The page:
That’s What They Said – Steve Cotter


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Writing about what someone else has said is quite easy, but that doesn’t mean it isn’t worth doing. I mean, that’s how critics make a living isn’t it?

I’m not critic, in fact I generally post quotes from fitness professionals that I agree with, not disagree (not to say critics only disagree/criticise, but they do a fair bit of it). In this game, there really isn’t much new, so people constantly have to find a way to put a spin on things.

I have chosen a different, some may say lazier, I say, well I can’t think of a good term to describe what I want to say, but it’s not lazy.

This time around, I’m quoting Steve Cotter. Steve is known as a kettlebell and martial arts guy. You can read his bio here.

Steve Cotter

Steve Cotter demonstrates the rack position with two kettlebells.

Thiswas a quote from an interview with Steve that was on Marianne Kane’s website¬†(which is a pretty cool site, particularly for those of you that are interested in working out from home).

What grabbed me, was this quote:

A little every day will pay more dividends than going gong ho once or twice a week over the long term.

Now I’ve actually heard/read many variations of this quote over the years. The one that most notable resonated with me was from Dan John, who is fond of saying “little and often in the long run”.

However, Dan could sustain the whole That’s What They Said ¬†series on his own, he has that many gems in his writing, so I thought I’d use someone else who isn’t as widely published, and save a different Dan John quote for another post.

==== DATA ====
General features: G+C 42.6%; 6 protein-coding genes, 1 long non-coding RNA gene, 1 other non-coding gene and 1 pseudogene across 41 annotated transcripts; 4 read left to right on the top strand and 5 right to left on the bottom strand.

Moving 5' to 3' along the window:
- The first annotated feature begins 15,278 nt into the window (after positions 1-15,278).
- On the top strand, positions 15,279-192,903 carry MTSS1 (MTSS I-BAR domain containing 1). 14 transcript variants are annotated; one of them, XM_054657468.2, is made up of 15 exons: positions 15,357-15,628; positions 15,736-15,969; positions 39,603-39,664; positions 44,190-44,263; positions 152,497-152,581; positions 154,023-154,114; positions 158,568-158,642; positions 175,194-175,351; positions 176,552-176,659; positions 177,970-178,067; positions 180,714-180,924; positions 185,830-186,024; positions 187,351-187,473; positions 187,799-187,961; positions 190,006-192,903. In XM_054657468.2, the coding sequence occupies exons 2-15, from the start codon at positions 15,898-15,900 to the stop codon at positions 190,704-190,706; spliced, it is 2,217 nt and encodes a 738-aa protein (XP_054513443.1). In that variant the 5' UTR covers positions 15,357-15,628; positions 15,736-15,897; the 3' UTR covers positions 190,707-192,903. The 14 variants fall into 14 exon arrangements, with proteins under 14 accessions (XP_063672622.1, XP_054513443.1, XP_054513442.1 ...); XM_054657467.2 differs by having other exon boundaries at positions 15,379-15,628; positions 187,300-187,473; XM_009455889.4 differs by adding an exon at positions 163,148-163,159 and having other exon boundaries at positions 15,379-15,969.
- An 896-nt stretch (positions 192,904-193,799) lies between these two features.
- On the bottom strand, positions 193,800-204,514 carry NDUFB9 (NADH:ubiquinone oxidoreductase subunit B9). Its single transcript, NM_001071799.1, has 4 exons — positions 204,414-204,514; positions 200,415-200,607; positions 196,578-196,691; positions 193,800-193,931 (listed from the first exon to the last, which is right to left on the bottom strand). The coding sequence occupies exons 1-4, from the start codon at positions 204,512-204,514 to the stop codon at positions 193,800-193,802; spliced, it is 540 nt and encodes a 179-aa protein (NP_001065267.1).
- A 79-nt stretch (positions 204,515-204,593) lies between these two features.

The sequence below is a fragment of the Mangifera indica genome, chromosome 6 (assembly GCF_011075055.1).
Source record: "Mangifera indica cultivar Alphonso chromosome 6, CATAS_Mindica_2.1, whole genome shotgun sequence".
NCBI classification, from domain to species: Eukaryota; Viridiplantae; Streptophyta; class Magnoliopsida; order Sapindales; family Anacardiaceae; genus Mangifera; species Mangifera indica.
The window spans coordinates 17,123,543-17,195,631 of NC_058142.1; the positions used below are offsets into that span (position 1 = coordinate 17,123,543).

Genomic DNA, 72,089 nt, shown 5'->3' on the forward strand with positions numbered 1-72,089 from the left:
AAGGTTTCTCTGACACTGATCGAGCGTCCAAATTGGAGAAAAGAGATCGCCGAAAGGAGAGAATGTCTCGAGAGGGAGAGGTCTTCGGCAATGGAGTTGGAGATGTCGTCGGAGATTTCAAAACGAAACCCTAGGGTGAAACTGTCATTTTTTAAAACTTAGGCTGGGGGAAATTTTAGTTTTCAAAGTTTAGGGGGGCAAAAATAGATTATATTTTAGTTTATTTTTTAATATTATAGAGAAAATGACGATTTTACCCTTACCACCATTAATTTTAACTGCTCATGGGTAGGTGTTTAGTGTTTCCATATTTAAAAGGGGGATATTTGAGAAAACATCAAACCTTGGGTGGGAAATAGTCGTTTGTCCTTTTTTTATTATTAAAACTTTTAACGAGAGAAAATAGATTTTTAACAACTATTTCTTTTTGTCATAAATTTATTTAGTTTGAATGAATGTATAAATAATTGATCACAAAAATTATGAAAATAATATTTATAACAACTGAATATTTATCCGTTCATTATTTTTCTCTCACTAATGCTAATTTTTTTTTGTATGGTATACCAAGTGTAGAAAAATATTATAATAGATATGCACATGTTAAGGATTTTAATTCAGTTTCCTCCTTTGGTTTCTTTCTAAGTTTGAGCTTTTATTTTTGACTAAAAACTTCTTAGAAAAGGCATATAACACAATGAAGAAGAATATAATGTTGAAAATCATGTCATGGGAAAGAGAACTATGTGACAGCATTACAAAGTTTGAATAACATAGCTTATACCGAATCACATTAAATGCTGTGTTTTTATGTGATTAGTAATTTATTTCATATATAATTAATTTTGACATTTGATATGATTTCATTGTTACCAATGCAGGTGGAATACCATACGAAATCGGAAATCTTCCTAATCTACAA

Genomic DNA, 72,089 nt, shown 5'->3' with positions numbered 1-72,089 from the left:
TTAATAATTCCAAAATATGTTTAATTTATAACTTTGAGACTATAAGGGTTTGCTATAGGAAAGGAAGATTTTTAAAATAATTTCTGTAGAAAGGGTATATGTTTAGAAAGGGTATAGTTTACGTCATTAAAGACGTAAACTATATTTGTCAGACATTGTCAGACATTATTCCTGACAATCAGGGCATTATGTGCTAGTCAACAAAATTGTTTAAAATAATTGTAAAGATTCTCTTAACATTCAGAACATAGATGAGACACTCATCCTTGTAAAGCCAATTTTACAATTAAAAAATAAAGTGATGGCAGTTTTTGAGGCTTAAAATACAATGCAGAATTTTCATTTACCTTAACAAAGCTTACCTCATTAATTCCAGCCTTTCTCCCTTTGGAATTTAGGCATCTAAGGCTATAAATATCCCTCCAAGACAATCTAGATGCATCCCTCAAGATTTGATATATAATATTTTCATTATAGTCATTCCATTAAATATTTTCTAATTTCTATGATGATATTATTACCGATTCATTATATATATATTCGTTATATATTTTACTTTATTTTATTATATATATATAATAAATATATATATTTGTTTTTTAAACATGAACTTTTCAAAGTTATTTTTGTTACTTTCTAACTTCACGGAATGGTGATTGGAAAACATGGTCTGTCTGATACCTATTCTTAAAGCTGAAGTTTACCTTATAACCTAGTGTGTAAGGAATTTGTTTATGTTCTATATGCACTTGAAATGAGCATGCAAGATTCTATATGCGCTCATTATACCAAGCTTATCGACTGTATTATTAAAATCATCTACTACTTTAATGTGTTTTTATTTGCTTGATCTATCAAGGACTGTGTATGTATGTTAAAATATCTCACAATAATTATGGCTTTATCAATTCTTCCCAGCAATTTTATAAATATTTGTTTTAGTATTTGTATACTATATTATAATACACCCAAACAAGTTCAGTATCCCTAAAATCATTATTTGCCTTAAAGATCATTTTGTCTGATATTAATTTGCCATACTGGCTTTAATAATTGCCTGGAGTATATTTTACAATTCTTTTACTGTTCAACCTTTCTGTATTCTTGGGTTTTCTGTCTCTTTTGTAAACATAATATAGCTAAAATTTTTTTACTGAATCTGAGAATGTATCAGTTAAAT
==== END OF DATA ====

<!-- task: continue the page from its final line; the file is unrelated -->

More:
When you look at this quote initially, it seems so simple it’s obvious. But that is common with almost all great insight.

Steve is known for his holistic approach to exercise, and is very big on happiness and positivity. With that in mind, you can see why he would say something like this: he wants to encourage as many people as possible to experience the joys that physical activity can bring.

Many of you may be turned off from going to the gym, because you visualise Rocky Balbo-esque sessions, which feel like war, going to the brink of exhaustion and then digging deep for even more.

These sessions are not only physically draining, but really hard psychologically.

For example, I’ve found, although the WKC methods for kettlebell sport are highly effective, they are also highly taxing, especially from a psychological point of view.

Knowing I have to do a 7 minute set of jerks and a 6-8 minute set of snatches is not something to look forward to doing at the end of 12 hour day in clinic, as I anticipate the discomfort as much as the satisfaction of completing it.

Instead of not doing something, and then trying to make up for it with an even bigger session another time, I intuitively followed Steve’s advice.

So what I have done, is on the days I’m in clinic, I do a light(er) single ‘bell session and follow it up with some rowing on the Concept 2, just going by feel.

The days when I’m not in clinic, I do traditional kettlebell sport training, which is much harder, both physically and mentally.

This approach is much easier psychologically, and I’m still making progress. Although it is slower than going all out 5 days a week (or maybe it isn’t, the easy days theoretically allow more recovery), it is still progress, and that is what counts in the long term.

I’m not on a particular time frame. I have a lot of things going on in my life besides training, so aside from doing what has to be done, I can’t force the results.

This is what I think Steve is getting at.

Do a little bit every day.

Before long, that little bit will have become easy. Then you can make it harder. Do a little bit more. Go heavier, longer or faster. But only by a little bit.

Again, that little bit more will become easier.

Before you know it, you’ll look back and be amazed at what you are capable of compared to when you started.

And you know what? It will have seemed easy. Not easy whilst you are doing it. But easy overall.

Get better slowly, don’t push it, let the gains come.

A little every day will pay more dividends than going gong ho once or twice a week over the long term.

I couldn’t have put it better myself.

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